Neurophysical Responsibility, Mental Health and Youth Detention

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PROJECT DESCRIPTION

Recent advances in neuroscience and neurophysics suggest a need to rethink how mental (pre)dispositions impact judgement, behaviour and decision making. This project examines the positive and negative implications of neuro-determined legal accountability. The project will create a legal theoretical, neuro-scientific empirical and paediatric forensic observatory examining different types of neurological conditions, their impact on the physical and mental health of juvenile and young adult offenders, and the need for a more therapeutic focussed detention. This project will significantly contribute to an understanding of the neuro-physical capacity of juvenile offenders, advance criminal justice, and further knowledge of neurological determinism in general.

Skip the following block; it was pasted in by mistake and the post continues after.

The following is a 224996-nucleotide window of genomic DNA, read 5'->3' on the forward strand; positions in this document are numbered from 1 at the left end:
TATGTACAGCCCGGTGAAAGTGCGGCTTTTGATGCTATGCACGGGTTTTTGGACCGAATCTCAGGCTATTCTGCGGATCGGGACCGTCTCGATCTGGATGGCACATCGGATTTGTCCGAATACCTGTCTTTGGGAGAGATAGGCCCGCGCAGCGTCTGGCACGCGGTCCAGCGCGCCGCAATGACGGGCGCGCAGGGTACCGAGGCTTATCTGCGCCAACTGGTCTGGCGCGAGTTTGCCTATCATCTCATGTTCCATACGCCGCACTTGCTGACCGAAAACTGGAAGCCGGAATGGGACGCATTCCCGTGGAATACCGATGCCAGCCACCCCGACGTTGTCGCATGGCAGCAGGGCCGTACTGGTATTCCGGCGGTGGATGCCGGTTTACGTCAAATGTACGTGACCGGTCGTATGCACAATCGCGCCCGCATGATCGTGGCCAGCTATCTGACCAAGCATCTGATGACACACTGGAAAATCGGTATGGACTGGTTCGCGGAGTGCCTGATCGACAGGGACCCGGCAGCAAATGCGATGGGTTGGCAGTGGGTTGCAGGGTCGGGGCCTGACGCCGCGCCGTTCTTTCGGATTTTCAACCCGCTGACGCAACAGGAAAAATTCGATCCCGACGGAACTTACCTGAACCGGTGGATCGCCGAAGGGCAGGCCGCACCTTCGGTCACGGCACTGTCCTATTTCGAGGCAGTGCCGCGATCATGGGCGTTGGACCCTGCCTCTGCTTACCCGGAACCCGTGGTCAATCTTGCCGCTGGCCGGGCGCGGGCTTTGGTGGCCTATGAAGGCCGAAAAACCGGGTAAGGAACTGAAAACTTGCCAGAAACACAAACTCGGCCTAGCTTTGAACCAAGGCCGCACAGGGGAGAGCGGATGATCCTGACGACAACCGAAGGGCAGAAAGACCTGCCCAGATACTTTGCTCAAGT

IDEAL CANDIDATE

The ideal candidate will hold a Masters or JD degree in law with at least a 2(1) standing or Distinction, and a Bachelor or Master Degree in philosophy and/ or neuroscience and/ or public health with an average equivalent to an Honours Class I, or a Distinction average at UNSW. In addition, the ideal candidate will have some experience as a paralegal or legal practitioner, worked with, for example, the Mental Health Act (Forensic Provisions) or Crimes Act (Dangerous Offenders), or an equivalent framework in other jurisdictions, and a demonstrated ability to conduct independent research leading to (peer-reviewed) publications.
Supervisory team
Marc
De Leeuw

Law
Law
Tony
Butler

Medicine
The Kirby Institute
Gary
Edmond

Law
Law
m.deleeuw@unsw.edu.au